Oregon now has the ‘strongest’ Right to Repair law in the US

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Smartphone manufacturers employ various tactics to sell more devices to customers. One of the oldest tactics is making devices unrepairable or slower with software updates to encourage the owner to buy a new device.

In recent years, California and Minnesota have introduced bills dubbed “Right to Repair” to protect customer’s right to repair their damaged devices. Oregon is now joining the list by introducing the “strongest Right to Repair law to date.”

Oregon Governor Tina Kotek signed the Right to Repair bill on Wednesday. The SB 1596 bill passed the state legislature a few weeks ago and will affect next year. It covers consumer electronics, including appliances, laptops and smartphones.

Oregon’s introduction of the Right to Repair bill marks a significant milestone. It’s the fourth state in the United States to take a stand on this issue

As the name implies, the bill requires manufacturers to respect the buyer’s right to repair their damaged device by buying the necessary parts and equipment. While this might seem like a fundamental human right, many manufacturers don’t allow customers to perform repairs themselves or third-party repair shops. Doing so might result in warranty termination.

“The legislation requires manufacturers to make repair more accessible by providing open access to the parts, tools, and information used to fix devices, which manufacturers are currently restricting to “authorized” service centers.” the legislation reads.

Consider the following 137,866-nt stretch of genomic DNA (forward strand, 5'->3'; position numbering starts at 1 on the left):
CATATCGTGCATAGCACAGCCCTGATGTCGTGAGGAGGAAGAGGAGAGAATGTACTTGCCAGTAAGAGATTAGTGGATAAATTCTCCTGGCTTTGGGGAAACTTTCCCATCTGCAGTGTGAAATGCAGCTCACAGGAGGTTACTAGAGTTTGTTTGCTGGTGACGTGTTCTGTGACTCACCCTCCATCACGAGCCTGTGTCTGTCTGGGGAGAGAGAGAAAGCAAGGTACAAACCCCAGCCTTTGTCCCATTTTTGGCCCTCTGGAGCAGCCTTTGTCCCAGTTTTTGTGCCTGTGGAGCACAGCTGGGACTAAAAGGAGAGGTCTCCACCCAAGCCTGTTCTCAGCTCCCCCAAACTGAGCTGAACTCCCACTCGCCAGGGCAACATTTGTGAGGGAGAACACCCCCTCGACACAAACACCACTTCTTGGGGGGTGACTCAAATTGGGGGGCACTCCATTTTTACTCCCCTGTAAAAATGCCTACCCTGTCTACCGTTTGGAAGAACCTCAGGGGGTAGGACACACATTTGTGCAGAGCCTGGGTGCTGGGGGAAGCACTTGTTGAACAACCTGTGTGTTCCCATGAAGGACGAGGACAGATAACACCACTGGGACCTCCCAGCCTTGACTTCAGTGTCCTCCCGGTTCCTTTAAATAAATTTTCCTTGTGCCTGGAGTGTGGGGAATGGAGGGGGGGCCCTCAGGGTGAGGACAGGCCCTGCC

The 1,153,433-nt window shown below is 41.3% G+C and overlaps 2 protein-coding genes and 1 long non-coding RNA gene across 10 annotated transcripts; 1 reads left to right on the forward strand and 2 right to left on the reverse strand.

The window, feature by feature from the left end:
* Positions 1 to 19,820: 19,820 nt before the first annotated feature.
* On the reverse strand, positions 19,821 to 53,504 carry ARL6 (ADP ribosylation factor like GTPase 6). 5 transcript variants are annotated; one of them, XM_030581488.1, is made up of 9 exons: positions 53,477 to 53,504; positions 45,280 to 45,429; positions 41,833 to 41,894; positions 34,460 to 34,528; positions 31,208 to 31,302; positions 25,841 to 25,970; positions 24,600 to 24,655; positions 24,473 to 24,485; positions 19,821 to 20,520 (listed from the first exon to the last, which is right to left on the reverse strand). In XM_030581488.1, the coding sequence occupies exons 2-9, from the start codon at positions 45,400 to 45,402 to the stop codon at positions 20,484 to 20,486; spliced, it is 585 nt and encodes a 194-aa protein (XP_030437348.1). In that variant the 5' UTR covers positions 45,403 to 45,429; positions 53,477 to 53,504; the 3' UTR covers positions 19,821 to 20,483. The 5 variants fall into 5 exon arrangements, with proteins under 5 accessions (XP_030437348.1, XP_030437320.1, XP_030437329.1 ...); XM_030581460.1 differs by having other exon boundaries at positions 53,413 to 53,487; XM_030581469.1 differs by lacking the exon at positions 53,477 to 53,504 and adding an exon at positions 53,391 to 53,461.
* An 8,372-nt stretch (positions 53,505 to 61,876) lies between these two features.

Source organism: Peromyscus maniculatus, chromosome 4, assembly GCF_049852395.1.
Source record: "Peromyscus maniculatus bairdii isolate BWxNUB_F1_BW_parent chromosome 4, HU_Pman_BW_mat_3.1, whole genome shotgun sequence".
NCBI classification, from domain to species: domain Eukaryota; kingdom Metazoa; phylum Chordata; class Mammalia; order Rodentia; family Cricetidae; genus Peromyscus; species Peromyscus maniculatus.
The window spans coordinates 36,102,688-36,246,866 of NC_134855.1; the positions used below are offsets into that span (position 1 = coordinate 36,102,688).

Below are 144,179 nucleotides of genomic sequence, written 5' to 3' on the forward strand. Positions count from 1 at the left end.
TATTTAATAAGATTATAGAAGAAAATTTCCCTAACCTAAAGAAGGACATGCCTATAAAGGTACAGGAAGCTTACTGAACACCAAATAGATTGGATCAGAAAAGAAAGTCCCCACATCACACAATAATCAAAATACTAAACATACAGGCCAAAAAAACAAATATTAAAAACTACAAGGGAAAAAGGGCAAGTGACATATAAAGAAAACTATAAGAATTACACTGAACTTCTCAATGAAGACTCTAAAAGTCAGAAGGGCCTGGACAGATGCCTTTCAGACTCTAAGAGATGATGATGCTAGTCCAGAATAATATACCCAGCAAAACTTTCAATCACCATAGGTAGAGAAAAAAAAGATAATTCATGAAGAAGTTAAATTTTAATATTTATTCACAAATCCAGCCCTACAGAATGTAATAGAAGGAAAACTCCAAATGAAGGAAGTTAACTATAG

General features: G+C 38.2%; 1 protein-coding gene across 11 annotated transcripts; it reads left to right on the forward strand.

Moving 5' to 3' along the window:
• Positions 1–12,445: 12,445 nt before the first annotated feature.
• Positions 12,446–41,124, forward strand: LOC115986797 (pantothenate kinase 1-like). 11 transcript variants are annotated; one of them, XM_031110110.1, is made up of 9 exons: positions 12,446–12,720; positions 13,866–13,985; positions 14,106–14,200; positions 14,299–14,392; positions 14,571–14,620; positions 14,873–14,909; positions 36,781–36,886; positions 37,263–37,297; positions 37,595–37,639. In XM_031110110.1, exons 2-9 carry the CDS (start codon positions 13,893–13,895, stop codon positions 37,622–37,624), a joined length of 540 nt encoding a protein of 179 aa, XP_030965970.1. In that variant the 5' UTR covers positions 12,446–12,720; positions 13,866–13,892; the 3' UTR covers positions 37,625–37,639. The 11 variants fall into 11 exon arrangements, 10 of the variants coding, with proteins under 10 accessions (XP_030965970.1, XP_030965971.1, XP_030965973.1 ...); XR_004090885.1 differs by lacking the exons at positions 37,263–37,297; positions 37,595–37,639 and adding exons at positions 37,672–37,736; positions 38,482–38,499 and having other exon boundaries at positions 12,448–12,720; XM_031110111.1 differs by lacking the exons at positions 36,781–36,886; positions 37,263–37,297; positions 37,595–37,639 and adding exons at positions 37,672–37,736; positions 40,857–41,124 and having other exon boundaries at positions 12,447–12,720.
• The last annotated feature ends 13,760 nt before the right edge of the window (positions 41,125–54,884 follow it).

One key provision that sets Oregon’s bill apart is the ban on “parts pairing.” This term refers to a company’s software needing to approve a third-party component to function perfectly in a device. This restriction can prevent repairmen from using components not from the device manufacturer, potentially limiting repair options.

Apple warns about security risks of installing unauthorized parts

Additionally, manufacturers are prohibited from using parts pairing to downgrade a device’s performance or showing related warnings to customers. All devices used by Oregonians starting in 2025 must meet these requirements. The bill also encourages manufacturers to make necessary documentation, tools, parts, and software available to consumers and repair shops without overcharging.

Tech companies have no choice but to comply with the new law. Meanwhile, Apple warns that installing unauthorized parts, like biometric sensors, could result in security flaws. In February, John Perry, Apple’s senior manager of Secure System Design, testified to state lawmakers that the company approves the “majority” of Senate Bill 1596.

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